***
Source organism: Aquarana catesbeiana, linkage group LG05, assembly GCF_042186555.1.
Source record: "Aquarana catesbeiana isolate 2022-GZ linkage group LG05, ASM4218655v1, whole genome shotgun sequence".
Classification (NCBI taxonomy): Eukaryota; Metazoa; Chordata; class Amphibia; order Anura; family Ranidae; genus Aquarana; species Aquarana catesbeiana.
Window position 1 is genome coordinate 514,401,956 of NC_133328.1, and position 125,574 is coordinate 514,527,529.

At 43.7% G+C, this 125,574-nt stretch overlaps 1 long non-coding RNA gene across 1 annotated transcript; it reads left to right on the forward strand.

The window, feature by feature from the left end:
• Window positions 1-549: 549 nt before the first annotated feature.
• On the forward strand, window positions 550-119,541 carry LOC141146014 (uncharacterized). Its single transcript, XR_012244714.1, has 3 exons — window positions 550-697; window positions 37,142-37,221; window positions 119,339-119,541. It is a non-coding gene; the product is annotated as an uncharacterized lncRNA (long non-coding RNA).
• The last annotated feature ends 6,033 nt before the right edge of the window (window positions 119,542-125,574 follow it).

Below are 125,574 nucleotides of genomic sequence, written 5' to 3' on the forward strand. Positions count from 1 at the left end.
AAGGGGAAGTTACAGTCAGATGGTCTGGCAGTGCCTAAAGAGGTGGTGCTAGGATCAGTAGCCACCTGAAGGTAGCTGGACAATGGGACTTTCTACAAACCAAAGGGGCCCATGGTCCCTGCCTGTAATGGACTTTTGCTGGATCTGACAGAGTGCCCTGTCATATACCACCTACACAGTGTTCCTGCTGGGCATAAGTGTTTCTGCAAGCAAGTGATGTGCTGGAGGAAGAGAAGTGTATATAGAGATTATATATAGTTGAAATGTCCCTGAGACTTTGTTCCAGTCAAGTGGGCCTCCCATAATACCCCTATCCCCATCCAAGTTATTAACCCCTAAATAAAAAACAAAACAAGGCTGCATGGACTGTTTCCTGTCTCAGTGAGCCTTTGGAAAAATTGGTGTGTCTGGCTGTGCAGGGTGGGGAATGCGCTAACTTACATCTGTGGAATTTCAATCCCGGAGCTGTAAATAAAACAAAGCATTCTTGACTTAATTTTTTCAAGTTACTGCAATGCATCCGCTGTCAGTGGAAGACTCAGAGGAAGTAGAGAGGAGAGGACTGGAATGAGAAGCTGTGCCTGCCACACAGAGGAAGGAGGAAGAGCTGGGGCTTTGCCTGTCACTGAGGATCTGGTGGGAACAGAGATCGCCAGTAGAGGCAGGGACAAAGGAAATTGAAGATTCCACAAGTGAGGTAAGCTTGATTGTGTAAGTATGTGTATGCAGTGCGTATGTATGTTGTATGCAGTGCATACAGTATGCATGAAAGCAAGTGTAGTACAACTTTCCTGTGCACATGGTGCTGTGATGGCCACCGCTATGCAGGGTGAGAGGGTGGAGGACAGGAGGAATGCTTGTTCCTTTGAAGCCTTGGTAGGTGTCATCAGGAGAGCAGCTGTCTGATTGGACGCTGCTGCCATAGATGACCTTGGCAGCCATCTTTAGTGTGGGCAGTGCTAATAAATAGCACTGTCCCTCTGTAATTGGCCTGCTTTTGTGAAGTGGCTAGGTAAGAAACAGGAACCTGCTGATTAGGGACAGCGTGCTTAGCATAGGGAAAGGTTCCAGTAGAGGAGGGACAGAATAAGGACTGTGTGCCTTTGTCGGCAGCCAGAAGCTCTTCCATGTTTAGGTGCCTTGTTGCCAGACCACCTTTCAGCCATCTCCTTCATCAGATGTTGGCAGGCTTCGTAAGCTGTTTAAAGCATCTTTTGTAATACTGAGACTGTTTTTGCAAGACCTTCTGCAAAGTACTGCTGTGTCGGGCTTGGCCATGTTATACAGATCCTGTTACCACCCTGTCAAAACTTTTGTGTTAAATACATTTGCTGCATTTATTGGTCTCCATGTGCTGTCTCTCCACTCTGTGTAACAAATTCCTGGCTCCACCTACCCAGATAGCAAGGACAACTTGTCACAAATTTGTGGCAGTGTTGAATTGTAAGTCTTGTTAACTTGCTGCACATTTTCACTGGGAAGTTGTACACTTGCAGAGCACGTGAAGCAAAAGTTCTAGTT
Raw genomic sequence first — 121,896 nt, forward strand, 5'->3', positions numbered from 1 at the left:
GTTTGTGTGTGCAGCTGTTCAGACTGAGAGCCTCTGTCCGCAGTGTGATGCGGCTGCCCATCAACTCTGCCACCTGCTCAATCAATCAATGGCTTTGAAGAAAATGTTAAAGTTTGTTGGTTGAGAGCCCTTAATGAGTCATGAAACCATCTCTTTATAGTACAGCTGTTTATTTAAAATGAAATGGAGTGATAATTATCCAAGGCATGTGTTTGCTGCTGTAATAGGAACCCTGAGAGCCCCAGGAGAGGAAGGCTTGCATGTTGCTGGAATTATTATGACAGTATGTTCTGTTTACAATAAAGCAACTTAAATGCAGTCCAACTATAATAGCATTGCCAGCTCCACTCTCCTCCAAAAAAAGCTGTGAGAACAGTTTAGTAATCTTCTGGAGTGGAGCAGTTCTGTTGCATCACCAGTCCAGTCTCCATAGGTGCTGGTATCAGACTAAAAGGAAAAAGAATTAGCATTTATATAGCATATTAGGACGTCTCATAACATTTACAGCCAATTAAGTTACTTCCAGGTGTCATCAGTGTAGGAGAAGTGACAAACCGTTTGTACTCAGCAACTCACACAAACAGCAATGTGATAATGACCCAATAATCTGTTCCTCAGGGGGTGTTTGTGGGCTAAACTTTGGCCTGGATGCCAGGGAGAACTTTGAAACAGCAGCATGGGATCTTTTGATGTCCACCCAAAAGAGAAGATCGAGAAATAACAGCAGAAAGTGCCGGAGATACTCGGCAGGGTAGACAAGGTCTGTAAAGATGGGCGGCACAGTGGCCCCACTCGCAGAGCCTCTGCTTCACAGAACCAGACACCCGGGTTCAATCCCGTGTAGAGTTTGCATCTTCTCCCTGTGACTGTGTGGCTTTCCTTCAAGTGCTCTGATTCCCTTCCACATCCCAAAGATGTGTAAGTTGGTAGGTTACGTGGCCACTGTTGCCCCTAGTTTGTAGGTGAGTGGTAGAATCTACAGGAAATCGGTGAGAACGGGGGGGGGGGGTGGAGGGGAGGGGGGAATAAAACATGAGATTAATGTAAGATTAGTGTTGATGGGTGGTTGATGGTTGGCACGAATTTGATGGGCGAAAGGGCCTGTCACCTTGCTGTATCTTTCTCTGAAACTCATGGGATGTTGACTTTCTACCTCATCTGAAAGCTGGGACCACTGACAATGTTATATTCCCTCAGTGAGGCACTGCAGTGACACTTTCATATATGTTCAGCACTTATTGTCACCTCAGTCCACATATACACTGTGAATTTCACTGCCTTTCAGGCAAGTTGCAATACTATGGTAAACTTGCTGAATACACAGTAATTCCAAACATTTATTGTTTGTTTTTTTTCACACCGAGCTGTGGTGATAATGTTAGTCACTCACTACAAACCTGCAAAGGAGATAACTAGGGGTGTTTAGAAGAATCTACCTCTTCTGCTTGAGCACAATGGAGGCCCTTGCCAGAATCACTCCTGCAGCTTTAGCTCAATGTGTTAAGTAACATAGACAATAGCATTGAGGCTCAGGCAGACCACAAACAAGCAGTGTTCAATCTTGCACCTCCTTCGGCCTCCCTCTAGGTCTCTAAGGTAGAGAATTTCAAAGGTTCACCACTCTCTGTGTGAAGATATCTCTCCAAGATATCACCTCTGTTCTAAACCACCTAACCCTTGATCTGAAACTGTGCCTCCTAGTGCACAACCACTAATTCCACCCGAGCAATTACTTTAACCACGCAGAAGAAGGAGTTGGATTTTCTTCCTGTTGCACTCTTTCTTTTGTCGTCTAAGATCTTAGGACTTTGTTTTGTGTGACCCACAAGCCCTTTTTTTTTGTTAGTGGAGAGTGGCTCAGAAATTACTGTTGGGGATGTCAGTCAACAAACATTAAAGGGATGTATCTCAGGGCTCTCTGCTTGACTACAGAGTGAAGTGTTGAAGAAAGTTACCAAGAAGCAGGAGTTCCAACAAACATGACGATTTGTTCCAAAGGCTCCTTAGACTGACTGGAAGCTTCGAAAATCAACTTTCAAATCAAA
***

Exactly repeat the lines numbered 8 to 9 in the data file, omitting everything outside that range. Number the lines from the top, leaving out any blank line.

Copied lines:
• On the forward strand, window positions 550-119,541 carry LOC141146014 (uncharacterized). Its single transcript, XR_012244714.1, has 3 exons — window positions 550-697; window positions 37,142-37,221; window positions 119,339-119,541. It is a non-coding gene; the product is annotated as an uncharacterized lncRNA (long non-coding RNA).
• The last annotated feature ends 6,033 nt before the right edge of the window (window positions 119,542-125,574 follow it).